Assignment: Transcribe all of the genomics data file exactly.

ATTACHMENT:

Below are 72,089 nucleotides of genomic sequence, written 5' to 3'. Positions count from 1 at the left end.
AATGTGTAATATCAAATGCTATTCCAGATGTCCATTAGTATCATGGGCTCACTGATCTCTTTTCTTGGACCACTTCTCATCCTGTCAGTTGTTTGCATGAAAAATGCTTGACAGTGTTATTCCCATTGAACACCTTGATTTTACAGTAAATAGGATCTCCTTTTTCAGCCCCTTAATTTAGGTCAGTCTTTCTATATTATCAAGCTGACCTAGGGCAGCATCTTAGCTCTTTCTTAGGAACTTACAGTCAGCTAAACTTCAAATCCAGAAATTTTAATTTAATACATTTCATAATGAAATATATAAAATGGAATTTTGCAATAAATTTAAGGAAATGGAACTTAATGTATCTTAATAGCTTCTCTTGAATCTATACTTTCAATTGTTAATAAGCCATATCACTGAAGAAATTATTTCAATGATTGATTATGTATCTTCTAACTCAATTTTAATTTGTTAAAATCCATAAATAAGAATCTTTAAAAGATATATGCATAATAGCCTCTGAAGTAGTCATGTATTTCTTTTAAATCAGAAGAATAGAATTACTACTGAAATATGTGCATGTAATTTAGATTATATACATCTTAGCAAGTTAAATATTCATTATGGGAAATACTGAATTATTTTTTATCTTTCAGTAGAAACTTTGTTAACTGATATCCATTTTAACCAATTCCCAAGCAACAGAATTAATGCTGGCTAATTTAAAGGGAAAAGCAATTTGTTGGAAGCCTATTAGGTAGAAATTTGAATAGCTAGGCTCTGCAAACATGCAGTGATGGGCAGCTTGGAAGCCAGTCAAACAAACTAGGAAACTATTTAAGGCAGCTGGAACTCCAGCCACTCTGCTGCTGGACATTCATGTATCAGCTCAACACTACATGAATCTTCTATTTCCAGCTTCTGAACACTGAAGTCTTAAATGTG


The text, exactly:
Below are 72,089 nucleotides of genomic sequence, written 5' to 3'. Positions count from 1 at the left end.
AATGTGTAATATCAAATGCTATTCCAGATGTCCATTAGTATCATGGGCTCACTGATCTCTTTTCTTGGACCACTTCTCATCCTGTCAGTTGTTTGCATGAAAAATGCTTGACAGTGTTATTCCCATTGAACACCTTGATTTTACAGTAAATAGGATCTCCTTTTTCAGCCCCTTAATTTAGGTCAGTCTTTCTATATTATCAAGCTGACCTAGGGCAGCATCTTAGCTCTTTCTTAGGAACTTACAGTCAGCTAAACTTCAAATCCAGAAATTTTAATTTAATACATTTCATAATGAAATATATAAAATGGAATTTTGCAATAAATTTAAGGAAATGGAACTTAATGTATCTTAATAGCTTCTCTTGAATCTATACTTTCAATTGTTAATAAGCCATATCACTGAAGAAATTATTTCAATGATTGATTATGTATCTTCTAACTCAATTTTAATTTGTTAAAATCCATAAATAAGAATCTTTAAAAGATATATGCATAATAGCCTCTGAAGTAGTCATGTATTTCTTTTAAATCAGAAGAATAGAATTACTACTGAAATATGTGCATGTAATTTAGATTATATACATCTTAGCAAGTTAAATATTCATTATGGGAAATACTGAATTATTTTTTATCTTTCAGTAGAAACTTTGTTAACTGATATCCATTTTAACCAATTCCCAAGCAACAGAATTAATGCTGGCTAATTTAAAGGGAAAAGCAATTTGTTGGAAGCCTATTAGGTAGAAATTTGAATAGCTAGGCTCTGCAAACATGCAGTGATGGGCAGCTTGGAAGCCAGTCAAACAAACTAGGAAACTATTTAAGGCAGCTGGAACTCCAGCCACTCTGCTGCTGGACATTCATGTATCAGCTCAACACTACATGAATCTTCTATTTCCAGCTTCTGAACACTGAAGTCTTAAATGTG